So naturally, that’s where they have put the Supreme Court. The Ministry of Justice briefly considered other sites – even a new building, I’m told – but the Middlesex Guildhall was close to Parliament and besides, the Law Lords stay members of the House of Lords even if they will no longer operate from there. It happened that the building thus chosen was still very busy as Crown Courts, but they were expensively turfed out and exiled to Snaresbrook, way out east. Incidentally, we taxpayers will be paying off the mortgage on this conversion job for the next 30 years, so it will end up costing much more. But let’s not get obsessed with money. Public buildings always end up eye-wateringly expensive. Is it any good?

I’d never been into this building before and I like it. True, the new bits aren’t as good as the old bits. True also, some of the old bits are hideously ugly. This was, after all, originally designed by an Edwardian firm of commercial architects, Gibson and Skipwith, as a bit of a Gilbert and Sullivan stage set. Only sets of antlers are missing. They ladled on the baronial references to the point of parody. Political parody, actually. One real stone carving is of then-Chancellor of the Exchequer (soon to be Prime Minister) David Lloyd George, brandishing a big bag of money and a Government contract. He was embroiled in a sleaze scandal at the time.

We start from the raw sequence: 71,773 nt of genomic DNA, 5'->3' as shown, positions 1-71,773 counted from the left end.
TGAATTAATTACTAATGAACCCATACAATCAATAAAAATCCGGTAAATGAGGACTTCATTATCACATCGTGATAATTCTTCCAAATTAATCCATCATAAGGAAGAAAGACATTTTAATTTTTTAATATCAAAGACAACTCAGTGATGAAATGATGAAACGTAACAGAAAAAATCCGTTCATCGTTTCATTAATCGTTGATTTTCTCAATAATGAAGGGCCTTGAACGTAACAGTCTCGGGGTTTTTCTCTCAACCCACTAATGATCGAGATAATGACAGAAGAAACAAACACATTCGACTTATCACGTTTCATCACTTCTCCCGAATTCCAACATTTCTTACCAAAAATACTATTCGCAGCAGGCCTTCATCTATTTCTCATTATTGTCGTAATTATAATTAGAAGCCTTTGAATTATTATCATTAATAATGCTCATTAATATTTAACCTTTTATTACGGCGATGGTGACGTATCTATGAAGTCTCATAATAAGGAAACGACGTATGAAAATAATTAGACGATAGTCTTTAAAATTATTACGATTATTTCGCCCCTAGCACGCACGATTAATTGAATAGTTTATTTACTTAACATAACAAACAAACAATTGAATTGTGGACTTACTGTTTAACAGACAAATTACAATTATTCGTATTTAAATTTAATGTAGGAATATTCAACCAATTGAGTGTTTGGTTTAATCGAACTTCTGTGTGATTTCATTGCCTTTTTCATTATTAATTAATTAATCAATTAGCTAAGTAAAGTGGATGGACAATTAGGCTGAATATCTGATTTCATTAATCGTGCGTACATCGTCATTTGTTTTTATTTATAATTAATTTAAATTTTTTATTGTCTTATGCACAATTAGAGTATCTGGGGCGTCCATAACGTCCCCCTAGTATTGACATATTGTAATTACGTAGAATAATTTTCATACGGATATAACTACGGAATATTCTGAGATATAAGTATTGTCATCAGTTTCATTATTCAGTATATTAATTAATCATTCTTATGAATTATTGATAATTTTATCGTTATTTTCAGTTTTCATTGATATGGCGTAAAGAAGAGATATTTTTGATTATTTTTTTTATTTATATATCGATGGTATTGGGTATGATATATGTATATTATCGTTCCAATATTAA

The historical touches are a veneer. Beneath the stonework – like Tower Bridge, another historicist stage-set – it’s a steel-framed building. One of the courtrooms, now the central library of the Supreme Court, has an amazing stone-vaulted ceiling. Except that it was done in plaster made to look like stone. Well, so what? It all hangs together wonderfully. The whole point of buildings like this was to imbue people with awe and terror over the might and seeming antiquity of The Law.